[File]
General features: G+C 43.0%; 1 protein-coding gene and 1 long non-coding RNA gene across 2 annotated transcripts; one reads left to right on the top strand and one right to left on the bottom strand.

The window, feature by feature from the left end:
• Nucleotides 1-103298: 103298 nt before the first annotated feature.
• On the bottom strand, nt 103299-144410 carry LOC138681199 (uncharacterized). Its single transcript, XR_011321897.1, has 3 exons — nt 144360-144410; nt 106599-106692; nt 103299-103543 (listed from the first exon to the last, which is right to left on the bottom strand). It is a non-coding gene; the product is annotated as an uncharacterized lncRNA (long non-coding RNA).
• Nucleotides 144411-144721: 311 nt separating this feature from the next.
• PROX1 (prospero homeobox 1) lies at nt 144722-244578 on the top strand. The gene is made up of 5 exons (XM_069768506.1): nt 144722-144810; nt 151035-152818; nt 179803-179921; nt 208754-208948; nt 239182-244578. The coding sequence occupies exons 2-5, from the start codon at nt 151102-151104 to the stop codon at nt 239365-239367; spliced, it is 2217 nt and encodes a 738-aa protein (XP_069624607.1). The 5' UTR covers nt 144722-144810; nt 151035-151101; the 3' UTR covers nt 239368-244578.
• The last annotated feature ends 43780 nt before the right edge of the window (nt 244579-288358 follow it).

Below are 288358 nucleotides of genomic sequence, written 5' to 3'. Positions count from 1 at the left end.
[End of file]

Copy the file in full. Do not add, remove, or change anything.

General features: G+C 43.0%; 1 protein-coding gene and 1 long non-coding RNA gene across 2 annotated transcripts; one reads left to right on the top strand and one right to left on the bottom strand.

The window, feature by feature from the left end:
• Nucleotides 1-103298: 103298 nt before the first annotated feature.
• On the bottom strand, nt 103299-144410 carry LOC138681199 (uncharacterized). Its single transcript, XR_011321897.1, has 3 exons — nt 144360-144410; nt 106599-106692; nt 103299-103543 (listed from the first exon to the last, which is right to left on the bottom strand). It is a non-coding gene; the product is annotated as an uncharacterized lncRNA (long non-coding RNA).
• Nucleotides 144411-144721: 311 nt separating this feature from the next.
• PROX1 (prospero homeobox 1) lies at nt 144722-244578 on the top strand. The gene is made up of 5 exons (XM_069768506.1): nt 144722-144810; nt 151035-152818; nt 179803-179921; nt 208754-208948; nt 239182-244578. The coding sequence occupies exons 2-5, from the start codon at nt 151102-151104 to the stop codon at nt 239365-239367; spliced, it is 2217 nt and encodes a 738-aa protein (XP_069624607.1). The 5' UTR covers nt 144722-144810; nt 151035-151101; the 3' UTR covers nt 239368-244578.
• The last annotated feature ends 43780 nt before the right edge of the window (nt 244579-288358 follow it).

Below are 288358 nucleotides of genomic sequence, written 5' to 3'. Positions count from 1 at the left end.